HomeNewsBriefIAGS Journal of Energy Security: The Perilous Intersection of Mexico’s Drug War & Pemex
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IAGS Journal of Energy Security: The Perilous Intersection of Mexico’s Drug War & Pemex

MEXICO / 18 MAR 2011 BY INSIGHT CRIME EN

An article in the Journal of Energy Security by Jeremy Martin and Sivlia Longmire* focus on the effect of Mexico's drug war and the operation of drug trafficking organizations (DTO's) on the development of the national oil industry. The journal is an initiative of the Washington-based non-profit Institute for the Analysis of Global Security (IAGS).

An excerpt from the article:

The drug war in Mexico is being fought on two fronts. First, roughly seven major drug trafficking organizations, or DTOs, are fighting against each other for control of lucrative drug smuggling corridors, or plazas, into the United States. Second, they are also fighting a massive military and law enforcement offensive under the direction of Mexican President Felipe Calderon, who decided upon entering office in 2006 that existing levels of drug trafficking and associated violence would not be tolerated.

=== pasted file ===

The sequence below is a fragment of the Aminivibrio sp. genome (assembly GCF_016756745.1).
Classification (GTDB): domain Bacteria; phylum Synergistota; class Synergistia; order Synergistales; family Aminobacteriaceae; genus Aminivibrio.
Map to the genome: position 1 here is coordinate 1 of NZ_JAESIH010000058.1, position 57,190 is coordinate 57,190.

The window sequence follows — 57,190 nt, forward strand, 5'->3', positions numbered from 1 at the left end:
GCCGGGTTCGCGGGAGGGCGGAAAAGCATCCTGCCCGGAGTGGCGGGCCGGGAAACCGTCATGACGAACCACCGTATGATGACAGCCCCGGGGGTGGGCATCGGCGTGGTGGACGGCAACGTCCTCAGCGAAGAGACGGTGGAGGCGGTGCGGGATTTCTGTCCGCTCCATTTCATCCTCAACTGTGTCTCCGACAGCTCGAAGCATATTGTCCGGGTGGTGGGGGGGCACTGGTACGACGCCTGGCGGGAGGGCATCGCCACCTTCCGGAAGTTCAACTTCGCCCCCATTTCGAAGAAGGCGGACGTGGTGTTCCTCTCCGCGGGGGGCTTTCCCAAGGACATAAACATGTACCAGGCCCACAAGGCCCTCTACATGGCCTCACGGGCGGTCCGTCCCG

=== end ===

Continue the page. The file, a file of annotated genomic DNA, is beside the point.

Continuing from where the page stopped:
The DTO’s took exception to Calderon’s new mandate, and fought back with a vengeance. Their attacks against each other and against government forces have included beheadings and dismemberments, targeted assassinations, mass murders, grenade attacks, public daylight shootings with high-powered assault rifles, and even the occasional use of car bombs. The result has been the death of more than 34,000 people, including an increasing number of innocent bystanders who have nothing to do with the drug trade. Last year, with over 15,000 deaths associated with the battle, was the deadliest yet.

Despite the seemingly unending violence and impenetrability of DTO defenses, their drug trafficking activities—and subsequently their drug-related profits—have been taking a hit from the combination of Mexican and U.S. law enforcement actions. The escalating violence is partly a result of increased competition for more tightly guarded plazas and an increase in drug seizures on both sides of the border.

For these reasons, DTO’s have expanded their business to include kidnap-and-ransom operations, extortion, human smuggling, and oil theft. As will be discussed below, this has brought an increasing overlap between DTO activity and Mexico’s oil industry.

* Jeremy Martin is Director of the Energy Program at the Institute of the Americas and Sylvia Longmire is a Mexico Security Expert and President of Longmire Consulting.

To read the full article go here

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